Searching over 5,500,000 cases.


searching
Buy This Entire Record For $7.95

Official citation and/or docket number and footnotes (if any) for this case available with purchase.

Learn more about what you receive with purchase of this case.

Scott v. Foodarama Supermarkets

SUPERIOR COURT OF NEW JERSEY APPELLATE DIVISION


February 27, 2008

DALE SCOTT, PETITIONER-RESPONDENT,
v.
FOODARAMA SUPERMARKETS, RESPONDENT-APPELLANT.

On appeal from the Department of Labor, Division of Workers' Compensation, 2006-015290.

The opinion of the court was delivered by: Miniman, J.A.D.

NOT FOR PUBLICATION WITHOUT THE APPROVAL OF THE APPELLATE DIVISION

APPROVED FOR PUBLICATION

Argued: January 7, 2008

Before Judges Collester, C.S. Fisher*fn1 and C.L. Miniman.

Foodarama Supermarkets (Foodarama) appeals from an order requiring it to pay temporary disability and medical benefits to its employee, petitioner Dale Scott, based on a finding of a work-related accident. We reverse.

Scott is one of ten salaried, undercover loss-prevention officers for Foodarama. He and the other officers are required to work at least forty-eight hours per week and are not paid any additional compensation for work in excess of forty-eight hours. His time is clocked from check-in to departure. Foodarama is a chain of twenty-four supermarkets throughout central New Jersey and Scott was assigned to stores on a rotating basis so that he would not become familiar to shoppers. Scott is reimbursed for gasoline, tolls and out-of-pocket expenses. He also receives $200 a month for wear and tear on his car and that amount is included in his salary. He is entitled to reimbursement for gasoline for his entire round trip from home to work and back as well as trips between stores during his workday. Scott testified that "when I leave my house I'm technically working." No one testified on behalf of Foodarama.

On the night of November 11, 2005, Scott was traveling home from work and was involved in an accident. He injured his right knee and lower back, fractured his nose, and lacerated his spleen, requiring surgical removal. He moved for temporary disability and medical benefits and the judge conducted a plenary hearing at which the judge determined that Scott was acting in the course of his employment at the time of the accident because he was paid by the mile.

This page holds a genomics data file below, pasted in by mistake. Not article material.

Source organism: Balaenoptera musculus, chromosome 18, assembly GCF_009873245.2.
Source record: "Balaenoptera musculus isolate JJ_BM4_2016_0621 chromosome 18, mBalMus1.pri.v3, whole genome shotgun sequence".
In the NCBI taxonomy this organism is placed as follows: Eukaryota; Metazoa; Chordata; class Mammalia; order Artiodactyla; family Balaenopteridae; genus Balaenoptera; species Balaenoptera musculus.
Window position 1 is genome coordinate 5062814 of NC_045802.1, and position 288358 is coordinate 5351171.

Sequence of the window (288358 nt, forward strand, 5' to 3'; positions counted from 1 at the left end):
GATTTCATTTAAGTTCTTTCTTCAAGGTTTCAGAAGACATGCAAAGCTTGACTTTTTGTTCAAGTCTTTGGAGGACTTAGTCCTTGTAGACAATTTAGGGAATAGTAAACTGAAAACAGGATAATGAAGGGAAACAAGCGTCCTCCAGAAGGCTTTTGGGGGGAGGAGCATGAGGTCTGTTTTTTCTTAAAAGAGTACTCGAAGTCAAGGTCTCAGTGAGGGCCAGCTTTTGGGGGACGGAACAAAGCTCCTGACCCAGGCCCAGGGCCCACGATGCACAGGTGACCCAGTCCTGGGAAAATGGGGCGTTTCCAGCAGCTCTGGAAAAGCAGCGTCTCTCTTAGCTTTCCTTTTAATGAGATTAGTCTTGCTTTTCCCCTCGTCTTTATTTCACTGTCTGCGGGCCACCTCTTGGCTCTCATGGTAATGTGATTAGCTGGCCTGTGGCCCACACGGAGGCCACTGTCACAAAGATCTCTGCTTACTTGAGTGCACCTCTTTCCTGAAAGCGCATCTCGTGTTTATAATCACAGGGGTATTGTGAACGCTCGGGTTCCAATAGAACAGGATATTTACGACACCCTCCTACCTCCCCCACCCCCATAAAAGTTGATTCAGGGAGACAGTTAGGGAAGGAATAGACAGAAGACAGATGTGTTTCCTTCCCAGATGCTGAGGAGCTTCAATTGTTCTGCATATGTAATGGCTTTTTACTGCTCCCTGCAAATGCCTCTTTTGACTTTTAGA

Foodarama contends on appeal that Scott was not paid wages for his travel time but only expenses and thus was not within the course of his employment traveling to and from work. It asserts that the judge of workers' compensation incorrectly applied N.J.S.A. 34:15-36 to the facts of this case.

The standard for appellate review of a determination of a judge of compensation is equivalent to that used for review of any non-jury case. Brock v. Pub. Serv. Elec. & Gas Co., 149 N.J. 378, 383 (1997) (citations omitted). We may not substitute our own fact-finding for that of the judge of compensation, even if we are inclined to do so. Lombardo v. Revlon, Inc., 328 N.J. Super. 484, 488 (App. Div. 2000). Rather, we will only decide "'whether the findings made could reasonably have been reached on sufficient credible evidence present in the record,' considering 'the proofs as a whole.'" Close v. Kordulak Bros., 44 N.J. 589, 599 (1965) (citation omitted). This court must give "due regard to the opportunity of the one who heard the witnesses to judge of their credibility[,]" and, where an agency's expertise is a factor, give due regard to that expertise. Ibid.

In De Angelo v. Alsan Masons, Inc., 122 N.J. Super. 88, 89-90 (App. Div.), aff'd o.b., 62 N.J. 581 (1973), we recognized that appellate review is limited "to a determination of whether the findings of the judge of compensation could reasonably have been reached on sufficient credible evidence present in the whole record, after giving due weight to his expertise in the field and his opportunity of hearing and seeing the witnesses."

The Workers' Compensation Act, N.J.S.A. 34:15-1 to -128 defines "course of employment" as follows: